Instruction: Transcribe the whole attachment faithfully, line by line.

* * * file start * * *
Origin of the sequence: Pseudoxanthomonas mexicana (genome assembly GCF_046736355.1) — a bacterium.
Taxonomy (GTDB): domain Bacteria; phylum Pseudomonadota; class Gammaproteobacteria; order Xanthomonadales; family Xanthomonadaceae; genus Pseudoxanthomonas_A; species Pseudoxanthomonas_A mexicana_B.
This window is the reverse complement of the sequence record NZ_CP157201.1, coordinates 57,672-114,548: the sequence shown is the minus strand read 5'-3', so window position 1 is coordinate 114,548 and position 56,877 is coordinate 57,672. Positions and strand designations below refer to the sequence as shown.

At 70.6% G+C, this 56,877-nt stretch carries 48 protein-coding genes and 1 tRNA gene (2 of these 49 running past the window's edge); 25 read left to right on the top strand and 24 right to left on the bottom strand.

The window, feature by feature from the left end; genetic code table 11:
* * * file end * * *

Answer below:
Origin of the sequence: Pseudoxanthomonas mexicana (genome assembly GCF_046736355.1) — a bacterium.
Taxonomy (GTDB): domain Bacteria; phylum Pseudomonadota; class Gammaproteobacteria; order Xanthomonadales; family Xanthomonadaceae; genus Pseudoxanthomonas_A; species Pseudoxanthomonas_A mexicana_B.
This window is the reverse complement of the sequence record NZ_CP157201.1, coordinates 57,672-114,548: the sequence shown is the minus strand read 5'-3', so window position 1 is coordinate 114,548 and position 56,877 is coordinate 57,672. Positions and strand designations below refer to the sequence as shown.

At 70.6% G+C, this 56,877-nt stretch carries 48 protein-coding genes and 1 tRNA gene (2 of these 49 running past the window's edge); 25 read left to right on the top strand and 24 right to left on the bottom strand.

The window, feature by feature from the left end; genetic code table 11: